CLEVELAND – Throughout the entire week, Lake Erie did everything in its power to put its stamp on the four-day Stren Series Northest Division event. And today was no different. After wreaking havoc on the field over the first three days of competition, Lake Erie made sure to save its best for last.
Not only did anglers have to battle driving rains for seven straight hours, but the top-10 finalists in Saturday’s competition also tangled with a combination of 7-foot waves, high winds and even a few waterspouts. Yes, waterspouts.
And like the first three days of tournament action, Lake Erie claimed yet another first-place qualifier – actually, make that two. Kevin Bishop, who was leading the Pro Division heading into today’s finals with a 21-pound, 2-ounce sack, only managed three fish in today’s competition, falling all the way down to seventh place by the time weigh-in had concluded.
“It was tough out there,” said Bishop. “We saw two waterspouts today, and one went right over our boat. But honestly, I didn’t lose any fish that hurt me. I just didn’t get the bites today. Overall though, I had an awesome week.”
Throw in the saga of day-three co-angler leader Stephen Semelsberger Jr., who carried a nearly 4-pound cushion into the finals only to wind up losing by almost 5 full pounds, and it was clear that Lake Erie was the ultimate arbitrator in today’s competition – as usual.
Vatalaro survives game of attrition
When the rain finally settled down at about 5:30 p.m., one pro was left standing on the podium in first place – hometown favorite Vic Vatalaro of Kent, Ohio. Bolstered by a two-day catch of 38 pounds, 10 ounces, Vatalaro claimed victory as well as his third Stren Series title on Lake Erie – a remarkable accomplishment to say the least.
“I never thought I’d win my second title on Lake Erie, but to win a third one, that’s just out of control,” said Vatalaro, who walked away with the title as well as a brand-new Ranger boat and cash and prizes totaling nearly $65,000. “It was a long, hard ride, and it was really rough out there today. The funny thing is that I almost played it safe and stayed close (to the marina). But in the end I decided to go for it. But I’ll tell you, I’m really tired right now. I’m completely worn out.”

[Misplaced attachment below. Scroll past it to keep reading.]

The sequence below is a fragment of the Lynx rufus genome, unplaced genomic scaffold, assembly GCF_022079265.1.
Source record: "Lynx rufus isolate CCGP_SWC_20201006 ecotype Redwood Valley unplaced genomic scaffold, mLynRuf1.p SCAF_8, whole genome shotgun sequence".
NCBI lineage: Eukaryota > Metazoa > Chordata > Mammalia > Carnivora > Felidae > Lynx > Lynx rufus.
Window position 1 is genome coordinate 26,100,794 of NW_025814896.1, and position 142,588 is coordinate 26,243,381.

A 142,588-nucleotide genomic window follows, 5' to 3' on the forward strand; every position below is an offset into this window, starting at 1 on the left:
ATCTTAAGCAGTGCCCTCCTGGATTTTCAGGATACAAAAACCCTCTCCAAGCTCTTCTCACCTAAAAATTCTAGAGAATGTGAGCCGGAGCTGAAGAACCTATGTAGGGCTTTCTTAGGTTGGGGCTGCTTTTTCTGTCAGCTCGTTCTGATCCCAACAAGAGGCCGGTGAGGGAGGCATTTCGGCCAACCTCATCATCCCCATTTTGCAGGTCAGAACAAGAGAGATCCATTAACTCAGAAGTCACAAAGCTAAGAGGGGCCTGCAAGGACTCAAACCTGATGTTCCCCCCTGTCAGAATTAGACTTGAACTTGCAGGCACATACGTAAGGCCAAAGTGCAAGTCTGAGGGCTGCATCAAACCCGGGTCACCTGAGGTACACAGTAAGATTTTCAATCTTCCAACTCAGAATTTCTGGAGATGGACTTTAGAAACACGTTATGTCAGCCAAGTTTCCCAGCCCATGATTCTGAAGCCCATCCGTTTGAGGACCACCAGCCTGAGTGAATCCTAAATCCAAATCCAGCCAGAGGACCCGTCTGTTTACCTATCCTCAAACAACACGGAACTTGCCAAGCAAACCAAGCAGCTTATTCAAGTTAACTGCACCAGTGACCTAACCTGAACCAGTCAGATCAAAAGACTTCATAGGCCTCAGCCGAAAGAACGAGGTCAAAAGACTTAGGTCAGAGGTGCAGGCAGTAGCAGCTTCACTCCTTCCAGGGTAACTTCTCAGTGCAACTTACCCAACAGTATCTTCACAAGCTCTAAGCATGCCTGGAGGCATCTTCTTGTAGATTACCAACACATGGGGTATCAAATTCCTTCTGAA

Like seemingly ever angler to venture out onto Lake Erie this week, Vatalaro also managed to return to weigh-in with quite a story of his own. After making a brutal, 55-mile run, Vatalaro discovered that a number of boaters from a Wal-Mart BFL tournament were holed up on his prime spot.
“I thought I was in real trouble when I got there, but the guys were great and let me fish,” said Vatalaro. “But even still, I only had about two hours and 15 minutes to fish because I really wanted to make sure that I got back in time.”
With a decent sack in the boat, Vatalaro decided that he couldn’t risk staying any longer and departed.
“I still didn’t think I had enough to win because I figured the fish were biting for everybody. And to be honest, I was hoping to God, at that point, I had enough time to get back,” said Vatalaro. “It was really rough out there until I got about 25 miles away. And then, I finally started to relax.”
“So we get to about three miles away from the marina, and I run out of gas,” he said. “Luckily, I knew I’d saved some gas in my second tank. So I switched tanks, and wouldn’t you know it? We ran out of gas again with like three-quarters of a mile to go. At that point there was nothing to do but hook up my trolling motor and try to get back in. And that’s what I did. I trolled all the way back in on Lake Erie. Can you believe it? And to top it off, I got back with five minutes to spare!”
Vatalaro, who has now won Stren Series titles on Lake Erie in 2001, 2003 and 2006, said he targeted smallmouth bass on deep ledges near 30-foot drop-offs with a combination of Mizmo Goby imitation baits, Berkley minnows and “thin” worms.
“But I think the key was fishing with light line,” he said. “I was using 10-pound-test line early in the tournament and wasn’t catching anything. But after I switched to 6-pound-test, I started catching them.”